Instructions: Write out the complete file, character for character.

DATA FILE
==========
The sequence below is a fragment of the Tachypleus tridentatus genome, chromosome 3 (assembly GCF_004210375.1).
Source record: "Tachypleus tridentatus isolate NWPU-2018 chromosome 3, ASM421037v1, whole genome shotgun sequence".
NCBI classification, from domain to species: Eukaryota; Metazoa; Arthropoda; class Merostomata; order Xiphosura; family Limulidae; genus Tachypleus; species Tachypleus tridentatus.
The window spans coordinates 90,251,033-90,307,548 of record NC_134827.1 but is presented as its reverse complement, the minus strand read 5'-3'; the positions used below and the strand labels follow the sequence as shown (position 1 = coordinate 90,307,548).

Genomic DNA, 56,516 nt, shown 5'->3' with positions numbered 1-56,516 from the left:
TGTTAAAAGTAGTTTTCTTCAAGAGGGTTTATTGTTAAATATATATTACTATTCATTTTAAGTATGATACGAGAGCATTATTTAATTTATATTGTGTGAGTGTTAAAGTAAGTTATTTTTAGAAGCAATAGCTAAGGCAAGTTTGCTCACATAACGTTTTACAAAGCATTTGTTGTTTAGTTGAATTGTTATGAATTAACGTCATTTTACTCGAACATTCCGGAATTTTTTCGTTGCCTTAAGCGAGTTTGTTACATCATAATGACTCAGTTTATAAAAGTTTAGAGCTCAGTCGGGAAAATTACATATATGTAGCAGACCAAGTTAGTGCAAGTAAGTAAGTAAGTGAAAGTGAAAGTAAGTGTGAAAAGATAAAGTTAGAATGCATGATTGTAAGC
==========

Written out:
The sequence below is a fragment of the Tachypleus tridentatus genome, chromosome 3 (assembly GCF_004210375.1).
Source record: "Tachypleus tridentatus isolate NWPU-2018 chromosome 3, ASM421037v1, whole genome shotgun sequence".
NCBI classification, from domain to species: Eukaryota; Metazoa; Arthropoda; class Merostomata; order Xiphosura; family Limulidae; genus Tachypleus; species Tachypleus tridentatus.
The window spans coordinates 90,251,033-90,307,548 of record NC_134827.1 but is presented as its reverse complement, the minus strand read 5'-3'; the positions used below and the strand labels follow the sequence as shown (position 1 = coordinate 90,307,548).

Genomic DNA, 56,516 nt, shown 5'->3' with positions numbered 1-56,516 from the left:
TGTTAAAAGTAGTTTTCTTCAAGAGGGTTTATTGTTAAATATATATTACTATTCATTTTAAGTATGATACGAGAGCATTATTTAATTTATATTGTGTGAGTGTTAAAGTAAGTTATTTTTAGAAGCAATAGCTAAGGCAAGTTTGCTCACATAACGTTTTACAAAGCATTTGTTGTTTAGTTGAATTGTTATGAATTAACGTCATTTTACTCGAACATTCCGGAATTTTTTCGTTGCCTTAAGCGAGTTTGTTACATCATAATGACTCAGTTTATAAAAGTTTAGAGCTCAGTCGGGAAAATTACATATATGTAGCAGACCAAGTTAGTGCAAGTAAGTAAGTAAGTGAAAGTGAAAGTAAGTGTGAAAAGATAAAGTTAGAATGCATGATTGTAAGC